Few younger musicians at work in New York's jazz and improvised music scene have impressed me as consistently as reedist Anna Webber, a native of British Columbia who has demonstrated admirable artistic restlessness since moving to the city in 2008. In recent years she's delivered consistently bracing, rigorous work with an ever-expanding number of working ensembles deftly illuminated by shifting lineups, timbres, concepts, or structural conceits. Last fall she dropped Binary (Skirl), the second album by her Simple Trio—which is anything but simple—with percussionist John Hollenbeck and pianist Matt Mitchell.
The music Webber writes for the combo is dizzying and convoluted in the best ways, a jagged slalom of meticulously notated, interlocking patterns and riffs that demands pinpoint concentration on the part of the musicians and great focus and openness on the part of listeners. The pieces generate a hurtling tension, flying downhill with inexorable motion, but rarely in a direct line—the performances feel like a deftly choreographed simulacrum of a pinball game. For the pieces on the latest record Webber forced herself into uncomfortable situations where she couldn't fall back on familiar methods; among other things, she deployed computer programs to translate words into rhythmic patterns, or simply transcribed tones she found online into compositional kernels.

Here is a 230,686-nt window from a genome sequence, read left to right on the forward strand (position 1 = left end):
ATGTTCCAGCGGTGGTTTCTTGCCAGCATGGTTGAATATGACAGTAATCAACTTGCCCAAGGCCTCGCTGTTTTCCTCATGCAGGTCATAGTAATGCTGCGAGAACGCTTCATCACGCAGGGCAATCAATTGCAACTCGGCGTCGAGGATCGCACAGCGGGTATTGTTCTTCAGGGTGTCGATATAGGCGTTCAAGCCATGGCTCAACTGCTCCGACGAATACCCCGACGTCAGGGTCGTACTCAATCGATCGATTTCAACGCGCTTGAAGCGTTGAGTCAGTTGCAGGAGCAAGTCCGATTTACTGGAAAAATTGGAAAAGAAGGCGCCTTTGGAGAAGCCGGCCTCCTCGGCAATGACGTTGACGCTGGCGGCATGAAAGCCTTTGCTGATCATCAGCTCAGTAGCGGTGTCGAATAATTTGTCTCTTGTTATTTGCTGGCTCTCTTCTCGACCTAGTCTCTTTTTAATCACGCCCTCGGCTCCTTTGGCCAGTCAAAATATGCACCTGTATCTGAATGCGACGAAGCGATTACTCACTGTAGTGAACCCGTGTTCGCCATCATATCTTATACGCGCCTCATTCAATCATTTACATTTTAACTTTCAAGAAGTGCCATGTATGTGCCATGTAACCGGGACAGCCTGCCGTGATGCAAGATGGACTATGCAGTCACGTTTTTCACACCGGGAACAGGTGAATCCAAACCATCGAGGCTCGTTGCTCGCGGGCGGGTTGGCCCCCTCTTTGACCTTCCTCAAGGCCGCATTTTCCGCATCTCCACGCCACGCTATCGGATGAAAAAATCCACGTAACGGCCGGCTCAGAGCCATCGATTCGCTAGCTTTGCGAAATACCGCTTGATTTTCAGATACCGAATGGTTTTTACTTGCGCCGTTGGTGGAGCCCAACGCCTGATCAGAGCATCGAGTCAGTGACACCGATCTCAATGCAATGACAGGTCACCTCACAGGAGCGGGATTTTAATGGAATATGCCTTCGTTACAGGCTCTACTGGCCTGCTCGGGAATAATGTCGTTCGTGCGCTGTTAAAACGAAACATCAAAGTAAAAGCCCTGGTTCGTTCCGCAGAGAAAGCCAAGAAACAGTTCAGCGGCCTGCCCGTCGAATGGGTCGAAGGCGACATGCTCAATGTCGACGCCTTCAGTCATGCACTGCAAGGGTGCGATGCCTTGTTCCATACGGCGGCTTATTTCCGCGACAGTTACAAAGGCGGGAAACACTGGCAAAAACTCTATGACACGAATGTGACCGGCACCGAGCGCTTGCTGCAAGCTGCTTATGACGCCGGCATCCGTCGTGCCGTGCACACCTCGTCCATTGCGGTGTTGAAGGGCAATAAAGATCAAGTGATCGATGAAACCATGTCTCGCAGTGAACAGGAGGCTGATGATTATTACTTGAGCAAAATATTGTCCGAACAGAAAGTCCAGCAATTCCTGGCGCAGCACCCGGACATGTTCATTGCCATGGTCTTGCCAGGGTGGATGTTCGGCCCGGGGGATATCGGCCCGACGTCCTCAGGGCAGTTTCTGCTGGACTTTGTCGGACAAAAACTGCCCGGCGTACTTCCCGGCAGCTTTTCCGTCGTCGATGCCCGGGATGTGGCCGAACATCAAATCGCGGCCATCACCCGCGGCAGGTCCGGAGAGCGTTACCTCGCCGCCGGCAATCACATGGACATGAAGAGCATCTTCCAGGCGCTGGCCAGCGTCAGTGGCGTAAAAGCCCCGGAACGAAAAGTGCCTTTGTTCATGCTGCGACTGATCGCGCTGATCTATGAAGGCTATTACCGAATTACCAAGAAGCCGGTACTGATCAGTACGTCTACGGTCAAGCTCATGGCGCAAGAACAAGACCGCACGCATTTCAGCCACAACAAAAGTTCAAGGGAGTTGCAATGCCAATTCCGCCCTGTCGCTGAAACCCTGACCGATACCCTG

The breathlessly episodic "Impulse Purchase," for example, used a transliteration of her own IP address where the numbers were assigned specific pitches and also provided intervals for the piano voicings, generating furious sallies of tightly registered ensemble play and rhythmically punishing, off-kilter grooves for the leader to wend her grainy tenor saxophone improvisations across and through. A series of short numbered pieces called "Rectangles" were inspired by the sequences of high-pitched microtonal sounds that appear on the ten-second videos featured on the YouTube channel WebDriver Torso. Still, none of this would serve as much more than conceptual exercises without the locked-in performances delivered by the trio. Both Hollenbeck and Mitchell play the difficult patterns with seeming ease—a regular practice for these guys. Mitchell, in particular, is astonishing, and his work with saxophonist Tim Berne offers a simpatico analogue for Webber's endlessly shifting, tightly coiled compositions. Below you can listen to "Disintegratiate."